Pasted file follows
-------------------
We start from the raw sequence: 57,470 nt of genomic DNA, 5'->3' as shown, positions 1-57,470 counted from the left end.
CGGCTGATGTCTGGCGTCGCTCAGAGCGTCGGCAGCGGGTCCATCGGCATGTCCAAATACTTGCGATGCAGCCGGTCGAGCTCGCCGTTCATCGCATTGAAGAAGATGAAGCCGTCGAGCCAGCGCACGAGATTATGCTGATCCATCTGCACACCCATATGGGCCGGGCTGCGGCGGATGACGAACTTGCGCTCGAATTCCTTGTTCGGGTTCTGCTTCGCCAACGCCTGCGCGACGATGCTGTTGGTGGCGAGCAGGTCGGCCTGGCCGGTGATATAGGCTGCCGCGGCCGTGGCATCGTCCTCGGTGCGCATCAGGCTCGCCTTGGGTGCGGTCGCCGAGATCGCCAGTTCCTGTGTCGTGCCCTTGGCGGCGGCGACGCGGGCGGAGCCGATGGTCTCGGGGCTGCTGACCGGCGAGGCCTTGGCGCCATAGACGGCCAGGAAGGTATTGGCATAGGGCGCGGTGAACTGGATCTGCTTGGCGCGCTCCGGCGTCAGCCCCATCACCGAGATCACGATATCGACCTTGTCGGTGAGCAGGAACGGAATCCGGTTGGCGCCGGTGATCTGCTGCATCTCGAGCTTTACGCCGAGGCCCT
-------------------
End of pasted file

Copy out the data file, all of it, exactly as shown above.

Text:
We start from the raw sequence: 57,470 nt of genomic DNA, 5'->3' as shown, positions 1-57,470 counted from the left end.
CGGCTGATGTCTGGCGTCGCTCAGAGCGTCGGCAGCGGGTCCATCGGCATGTCCAAATACTTGCGATGCAGCCGGTCGAGCTCGCCGTTCATCGCATTGAAGAAGATGAAGCCGTCGAGCCAGCGCACGAGATTATGCTGATCCATCTGCACACCCATATGGGCCGGGCTGCGGCGGATGACGAACTTGCGCTCGAATTCCTTGTTCGGGTTCTGCTTCGCCAACGCCTGCGCGACGATGCTGTTGGTGGCGAGCAGGTCGGCCTGGCCGGTGATATAGGCTGCCGCGGCCGTGGCATCGTCCTCGGTGCGCATCAGGCTCGCCTTGGGTGCGGTCGCCGAGATCGCCAGTTCCTGTGTCGTGCCCTTGGCGGCGGCGACGCGGGCGGAGCCGATGGTCTCGGGGCTGCTGACCGGCGAGGCCTTGGCGCCATAGACGGCCAGGAAGGTATTGGCATAGGGCGCGGTGAACTGGATCTGCTTGGCGCGCTCCGGCGTCAGCCCCATCACCGAGATCACGATATCGACCTTGTCGGTGAGCAGGAACGGAATCCGGTTGGCGCCGGTGATCTGCTGCATCTCGAGCTTTACGCCGAGGCCCT